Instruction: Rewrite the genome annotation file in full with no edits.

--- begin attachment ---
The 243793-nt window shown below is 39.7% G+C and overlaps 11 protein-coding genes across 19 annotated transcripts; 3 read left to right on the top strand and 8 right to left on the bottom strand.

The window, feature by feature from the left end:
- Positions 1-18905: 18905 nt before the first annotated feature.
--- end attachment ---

The 243793-nt window shown below is 39.7% G+C and overlaps 11 protein-coding genes across 19 annotated transcripts; 3 read left to right on the top strand and 8 right to left on the bottom strand.

The window, feature by feature from the left end:
- Positions 1-18905: 18905 nt before the first annotated feature.